For those brave souls who are going to submit, let's stick to the usual 250-ish words, and your piece will go up the week of the 23rd after these nerdy posts are over and done with. I already have 2 in my inbox, so those that want in, get in while you can. After the series is over, I'm closing it down :)
A while back, I wrote a guest post for a site that no longer exists on the implied meanings of words.
I don’t really want to repeat what I’ve already said in that linked post, so let’s pretend you’re all interested enough to have clicked the link, and read it before returning here, and focus on moving on.
You don’t actually have to read it ;) It’s more that I’m trying to consolidate (potentially) relevant information, and someone in the industry recently posted about the same thing. Her annoyance of 'flowing hills' is like mine when an author uses 'bloated' to describe a sharp, pointed, metal knife.
The thing about choosing strong words, is that it overlaps with voice and description. How a character views the world is going to impact the words he/she uses, and the importance he/she puts on things.
This is precision. Instead of a vague word that could relate to any character, you're narrowing the field to one specific to your character.
Jay, who is an artist, is very quick to notice visual information, but is less quick to pick up on other sensory information. His frame of reference is going to gravitate towards art-related terminology, anatomy, light/shadow, etc. He is also arrogant, and entitled, so his focus is self-centered, and his actions self-serving. He can be very manipulative when it comes to getting what he wants.
We all know the usual ‘weak’ words to avoid, ones like ‘walk’ or ‘run’. Stride, skip, slink, skulk, saunter, these are all better words that give a much more visual description of how a person could cross a room, perhaps they even give you different ideas of emotional state, age, purpose, etc.
What does 'walk' give you? Not a whole heck of a lot.
I think visually (yes, you know this), so this might be easier for me to do naturally. I’m not really sure how to teach someone how to think visually, but I suppose a few things I try to keep in mind are:
What is the character’s emotional state? Physical state (hot/cold/hurt/tired)? Is their goal/desire in front of them/in the room, or elsewhere? If elsewhere, what, in the room, is the biggest influence on the character’s emotional/psychological state? How does the character see the people around him/her (enemies? friends? frenemies?) Does he/she care what they think of him/her? If the character was an animal, what would he/she be?
Does that last one sound weird? Perhaps, but I often use animal characteristics to draw from in terms of moment/behavior/etc. Animals we are familiar with can be very powerful ‘short-hand’ to imply many things about a character, their state of mind, their moral/ethical state, etc. You’ll see an example in a later post how I use a robin.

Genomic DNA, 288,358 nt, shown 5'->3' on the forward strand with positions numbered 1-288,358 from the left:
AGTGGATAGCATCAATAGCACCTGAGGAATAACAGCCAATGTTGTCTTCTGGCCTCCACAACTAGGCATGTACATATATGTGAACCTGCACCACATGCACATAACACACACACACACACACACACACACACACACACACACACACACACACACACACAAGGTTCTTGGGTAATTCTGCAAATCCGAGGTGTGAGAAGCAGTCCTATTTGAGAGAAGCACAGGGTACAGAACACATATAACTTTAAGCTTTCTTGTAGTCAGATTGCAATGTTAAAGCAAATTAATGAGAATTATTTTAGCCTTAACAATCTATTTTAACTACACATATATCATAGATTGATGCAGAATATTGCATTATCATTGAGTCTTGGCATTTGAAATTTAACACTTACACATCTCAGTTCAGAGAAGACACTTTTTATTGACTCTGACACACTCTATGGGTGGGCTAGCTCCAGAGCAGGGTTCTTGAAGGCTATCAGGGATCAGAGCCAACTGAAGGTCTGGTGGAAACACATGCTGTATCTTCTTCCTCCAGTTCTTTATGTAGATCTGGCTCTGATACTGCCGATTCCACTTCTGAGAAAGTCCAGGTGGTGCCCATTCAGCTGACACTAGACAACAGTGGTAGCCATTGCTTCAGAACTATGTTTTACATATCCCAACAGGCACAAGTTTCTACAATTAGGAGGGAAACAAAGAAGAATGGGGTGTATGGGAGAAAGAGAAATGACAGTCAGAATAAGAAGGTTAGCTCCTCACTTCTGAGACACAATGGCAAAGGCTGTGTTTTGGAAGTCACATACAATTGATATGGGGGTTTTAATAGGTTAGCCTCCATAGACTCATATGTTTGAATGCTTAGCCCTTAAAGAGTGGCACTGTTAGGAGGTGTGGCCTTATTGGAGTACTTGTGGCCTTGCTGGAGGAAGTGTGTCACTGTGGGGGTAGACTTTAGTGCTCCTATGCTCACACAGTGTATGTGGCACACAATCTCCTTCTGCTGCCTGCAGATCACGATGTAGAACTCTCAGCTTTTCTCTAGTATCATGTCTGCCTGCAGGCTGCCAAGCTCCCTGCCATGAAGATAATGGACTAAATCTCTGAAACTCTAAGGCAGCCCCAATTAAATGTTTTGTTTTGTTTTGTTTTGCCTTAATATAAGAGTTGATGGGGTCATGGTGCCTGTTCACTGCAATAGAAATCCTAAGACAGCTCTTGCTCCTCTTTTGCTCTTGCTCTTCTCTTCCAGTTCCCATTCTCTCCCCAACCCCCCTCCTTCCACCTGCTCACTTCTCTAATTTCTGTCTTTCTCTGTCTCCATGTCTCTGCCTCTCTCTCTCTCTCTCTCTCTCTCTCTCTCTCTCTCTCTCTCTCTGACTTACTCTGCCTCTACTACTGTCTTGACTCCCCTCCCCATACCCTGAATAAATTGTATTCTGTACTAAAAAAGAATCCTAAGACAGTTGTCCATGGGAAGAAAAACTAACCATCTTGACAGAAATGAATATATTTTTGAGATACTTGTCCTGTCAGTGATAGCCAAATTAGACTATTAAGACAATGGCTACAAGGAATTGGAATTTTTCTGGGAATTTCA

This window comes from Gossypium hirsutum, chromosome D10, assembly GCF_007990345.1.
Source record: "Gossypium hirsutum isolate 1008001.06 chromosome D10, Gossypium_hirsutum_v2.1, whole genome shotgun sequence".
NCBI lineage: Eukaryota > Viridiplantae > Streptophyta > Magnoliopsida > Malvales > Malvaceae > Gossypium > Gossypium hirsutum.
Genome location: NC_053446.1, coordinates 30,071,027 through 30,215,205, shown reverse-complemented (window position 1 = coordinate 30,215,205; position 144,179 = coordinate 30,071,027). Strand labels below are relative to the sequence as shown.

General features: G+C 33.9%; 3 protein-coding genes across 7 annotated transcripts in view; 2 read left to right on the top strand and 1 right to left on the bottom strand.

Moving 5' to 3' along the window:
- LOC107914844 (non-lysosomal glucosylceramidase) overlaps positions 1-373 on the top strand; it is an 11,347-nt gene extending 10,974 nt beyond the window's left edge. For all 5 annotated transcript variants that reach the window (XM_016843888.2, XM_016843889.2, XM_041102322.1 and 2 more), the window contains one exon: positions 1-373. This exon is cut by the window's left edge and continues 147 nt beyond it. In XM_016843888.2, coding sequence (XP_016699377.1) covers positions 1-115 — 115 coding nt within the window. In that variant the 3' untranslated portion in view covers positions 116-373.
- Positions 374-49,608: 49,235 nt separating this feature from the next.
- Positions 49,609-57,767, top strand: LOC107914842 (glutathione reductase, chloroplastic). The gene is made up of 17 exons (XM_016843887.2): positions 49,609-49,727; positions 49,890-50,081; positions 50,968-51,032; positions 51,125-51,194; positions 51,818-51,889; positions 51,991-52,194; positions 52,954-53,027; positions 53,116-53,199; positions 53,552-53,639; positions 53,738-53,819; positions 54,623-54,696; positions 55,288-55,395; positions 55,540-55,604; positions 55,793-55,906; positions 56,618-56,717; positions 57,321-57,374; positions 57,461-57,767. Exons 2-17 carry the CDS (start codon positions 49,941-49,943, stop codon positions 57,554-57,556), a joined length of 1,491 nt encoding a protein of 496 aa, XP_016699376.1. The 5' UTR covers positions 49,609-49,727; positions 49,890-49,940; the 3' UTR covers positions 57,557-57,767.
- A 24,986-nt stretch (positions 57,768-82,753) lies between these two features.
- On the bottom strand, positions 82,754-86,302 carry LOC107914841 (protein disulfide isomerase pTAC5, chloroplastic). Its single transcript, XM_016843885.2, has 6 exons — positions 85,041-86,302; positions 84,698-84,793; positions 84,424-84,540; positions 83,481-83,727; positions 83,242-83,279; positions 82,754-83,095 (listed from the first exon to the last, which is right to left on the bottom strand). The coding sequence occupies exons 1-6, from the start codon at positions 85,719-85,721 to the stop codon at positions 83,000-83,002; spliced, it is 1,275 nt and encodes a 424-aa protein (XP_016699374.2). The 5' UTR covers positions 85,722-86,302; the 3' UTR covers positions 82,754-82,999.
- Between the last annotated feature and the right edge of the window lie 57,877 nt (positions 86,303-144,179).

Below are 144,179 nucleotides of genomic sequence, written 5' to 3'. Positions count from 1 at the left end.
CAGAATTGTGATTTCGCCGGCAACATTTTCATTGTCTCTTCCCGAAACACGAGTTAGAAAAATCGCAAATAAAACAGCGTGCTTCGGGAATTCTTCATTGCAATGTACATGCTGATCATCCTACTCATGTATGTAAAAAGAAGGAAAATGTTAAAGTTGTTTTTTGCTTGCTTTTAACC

Now, vision is only one of the senses... so, strong words will hit the other senses as well, but be careful. Like, if you read that linked post, you would never think to use a ‘sound’ word to describe something ‘visual’, right? ...there is a correct answer here ;)
...and I often say, that any good vomit reference should make the reader a little sick to their stomach.
Here’s a quick set of words, with similar meanings, progressing from weak to strong:
Hit, attack, assault.
So, why is assault stronger than attack?
Because ‘assault’ has the added meaning of ‘rape’, so it implies, not only a physical attack, but an emotional/psychological attack as well.
So, if you wanted to use a strong word to describe your character being bombarded, verbally, you would want to ask yourself, do I want the added implication bagged up in ‘assault’, or should I stick with ‘attack’? Well, that would probably depend on your character’s state of mind, and what the verbal bombardment was about.
Say, it was a woman who had just miscarried, and someone knocked on the door to survey her about abortion, or starving children dying in Africa, or giving money/support for babies born to alcoholic/drug addicted mothers... well, that might feel like an assault rather than an attack because of the personal/emotional aspect.
If, instead, your character is a middle-aged bachelor... you could stick with ‘attack’, or even downplay it further because there’s likely not a huge emotional connection between him and the subject matter, so rather than take it personally, he’s probably just shut the door and forget it even happened.
The thesaurus is your friend, just don’t blindly accept one of the suggested counterparts... check the dictionary function, pay attention to all of the meanings, not just the first one on the list. Words carry baggage, and even though we don’t routinely read the dictionary, because words have different meanings, we associate them with other contexts, and we bring that chain of knowledge with us when we read.
One misused word can have unintended repercussions.